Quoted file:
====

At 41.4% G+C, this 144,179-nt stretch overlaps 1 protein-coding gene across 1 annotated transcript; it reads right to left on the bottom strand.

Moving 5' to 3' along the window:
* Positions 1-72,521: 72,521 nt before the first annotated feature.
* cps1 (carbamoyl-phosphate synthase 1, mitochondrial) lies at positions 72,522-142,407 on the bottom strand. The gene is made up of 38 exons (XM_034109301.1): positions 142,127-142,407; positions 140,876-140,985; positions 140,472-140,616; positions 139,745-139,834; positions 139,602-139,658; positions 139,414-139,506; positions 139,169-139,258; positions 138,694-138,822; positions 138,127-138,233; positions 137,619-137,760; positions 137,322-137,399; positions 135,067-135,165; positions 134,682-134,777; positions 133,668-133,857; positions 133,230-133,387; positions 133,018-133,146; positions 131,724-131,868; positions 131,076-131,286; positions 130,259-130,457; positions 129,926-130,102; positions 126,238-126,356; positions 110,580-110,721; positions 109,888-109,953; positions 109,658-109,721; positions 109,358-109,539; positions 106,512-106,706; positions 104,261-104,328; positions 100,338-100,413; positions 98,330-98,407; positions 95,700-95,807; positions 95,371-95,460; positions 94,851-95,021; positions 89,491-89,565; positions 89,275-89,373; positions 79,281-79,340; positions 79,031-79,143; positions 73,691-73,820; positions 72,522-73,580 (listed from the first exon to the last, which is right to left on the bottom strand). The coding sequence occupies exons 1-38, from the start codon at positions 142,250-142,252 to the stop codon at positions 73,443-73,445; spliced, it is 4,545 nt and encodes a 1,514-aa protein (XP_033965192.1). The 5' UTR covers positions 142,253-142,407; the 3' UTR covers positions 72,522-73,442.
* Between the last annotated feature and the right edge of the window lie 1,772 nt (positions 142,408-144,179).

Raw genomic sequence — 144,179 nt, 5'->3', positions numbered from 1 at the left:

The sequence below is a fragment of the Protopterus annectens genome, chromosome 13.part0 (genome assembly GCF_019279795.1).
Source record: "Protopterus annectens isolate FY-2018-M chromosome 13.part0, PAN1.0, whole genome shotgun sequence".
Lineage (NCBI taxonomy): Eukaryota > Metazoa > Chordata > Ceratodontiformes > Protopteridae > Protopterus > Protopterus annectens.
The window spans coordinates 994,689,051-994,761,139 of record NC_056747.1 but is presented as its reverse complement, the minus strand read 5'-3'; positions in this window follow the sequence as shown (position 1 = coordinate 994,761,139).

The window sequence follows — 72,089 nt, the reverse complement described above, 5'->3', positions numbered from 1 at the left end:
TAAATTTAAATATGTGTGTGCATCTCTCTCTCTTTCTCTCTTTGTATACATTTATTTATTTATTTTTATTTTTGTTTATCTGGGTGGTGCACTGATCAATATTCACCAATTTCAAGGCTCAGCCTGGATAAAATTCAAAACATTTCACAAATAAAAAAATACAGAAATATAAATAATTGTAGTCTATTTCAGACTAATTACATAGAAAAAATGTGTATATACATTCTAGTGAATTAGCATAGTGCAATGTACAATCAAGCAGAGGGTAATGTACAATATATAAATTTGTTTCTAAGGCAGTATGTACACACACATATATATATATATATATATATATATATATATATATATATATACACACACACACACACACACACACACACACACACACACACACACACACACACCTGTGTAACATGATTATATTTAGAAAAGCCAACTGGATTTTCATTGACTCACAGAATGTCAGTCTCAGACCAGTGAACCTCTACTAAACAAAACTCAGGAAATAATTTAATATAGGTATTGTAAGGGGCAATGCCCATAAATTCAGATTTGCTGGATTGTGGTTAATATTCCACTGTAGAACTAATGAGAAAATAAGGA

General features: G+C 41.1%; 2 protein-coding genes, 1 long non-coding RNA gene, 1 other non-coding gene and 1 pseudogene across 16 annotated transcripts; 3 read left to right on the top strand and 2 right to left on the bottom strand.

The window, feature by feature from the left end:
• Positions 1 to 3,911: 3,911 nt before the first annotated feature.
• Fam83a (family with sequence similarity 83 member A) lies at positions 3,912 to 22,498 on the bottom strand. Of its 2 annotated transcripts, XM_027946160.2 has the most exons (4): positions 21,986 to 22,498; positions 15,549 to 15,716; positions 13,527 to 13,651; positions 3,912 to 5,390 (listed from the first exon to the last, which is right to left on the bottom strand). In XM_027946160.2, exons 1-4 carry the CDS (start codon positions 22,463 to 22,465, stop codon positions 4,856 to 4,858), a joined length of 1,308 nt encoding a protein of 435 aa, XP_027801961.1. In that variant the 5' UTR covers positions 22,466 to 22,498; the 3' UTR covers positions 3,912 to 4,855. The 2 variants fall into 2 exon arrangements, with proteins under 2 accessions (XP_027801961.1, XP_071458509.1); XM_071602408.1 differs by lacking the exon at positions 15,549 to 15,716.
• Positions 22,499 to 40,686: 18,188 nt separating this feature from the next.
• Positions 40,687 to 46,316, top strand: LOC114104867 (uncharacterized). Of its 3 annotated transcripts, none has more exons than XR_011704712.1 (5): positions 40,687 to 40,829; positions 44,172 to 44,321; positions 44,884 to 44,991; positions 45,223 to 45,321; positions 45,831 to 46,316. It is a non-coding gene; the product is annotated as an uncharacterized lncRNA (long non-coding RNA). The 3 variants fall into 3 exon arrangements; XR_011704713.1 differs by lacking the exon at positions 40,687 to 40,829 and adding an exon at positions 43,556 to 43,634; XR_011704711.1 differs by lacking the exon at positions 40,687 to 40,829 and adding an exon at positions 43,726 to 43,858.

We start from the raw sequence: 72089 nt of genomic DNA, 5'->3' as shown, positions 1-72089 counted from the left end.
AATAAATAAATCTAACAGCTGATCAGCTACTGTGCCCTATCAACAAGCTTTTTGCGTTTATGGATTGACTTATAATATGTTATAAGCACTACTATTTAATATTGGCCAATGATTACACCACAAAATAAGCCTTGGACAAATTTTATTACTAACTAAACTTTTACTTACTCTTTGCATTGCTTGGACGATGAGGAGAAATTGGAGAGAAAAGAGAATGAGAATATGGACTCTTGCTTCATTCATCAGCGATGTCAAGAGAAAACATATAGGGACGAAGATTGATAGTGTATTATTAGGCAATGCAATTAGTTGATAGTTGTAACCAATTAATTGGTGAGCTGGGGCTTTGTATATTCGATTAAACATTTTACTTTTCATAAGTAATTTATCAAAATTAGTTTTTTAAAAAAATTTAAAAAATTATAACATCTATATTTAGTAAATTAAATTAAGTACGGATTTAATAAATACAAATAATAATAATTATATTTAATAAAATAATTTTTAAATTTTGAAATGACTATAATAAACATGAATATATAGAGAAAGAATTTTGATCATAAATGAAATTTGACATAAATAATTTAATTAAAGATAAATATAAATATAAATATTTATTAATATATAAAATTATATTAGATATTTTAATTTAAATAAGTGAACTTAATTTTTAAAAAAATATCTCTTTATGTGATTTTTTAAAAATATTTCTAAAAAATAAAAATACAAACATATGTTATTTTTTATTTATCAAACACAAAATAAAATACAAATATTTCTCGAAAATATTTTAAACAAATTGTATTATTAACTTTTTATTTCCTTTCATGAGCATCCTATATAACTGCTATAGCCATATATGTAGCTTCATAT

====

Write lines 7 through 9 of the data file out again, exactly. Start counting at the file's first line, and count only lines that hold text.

The sequence below is a fragment of the Protopterus annectens genome, chromosome 13.part0 (genome assembly GCF_019279795.1).
Source record: "Protopterus annectens isolate FY-2018-M chromosome 13.part0, PAN1.0, whole genome shotgun sequence".
Lineage (NCBI taxonomy): Eukaryota > Metazoa > Chordata > Ceratodontiformes > Protopteridae > Protopterus > Protopterus annectens.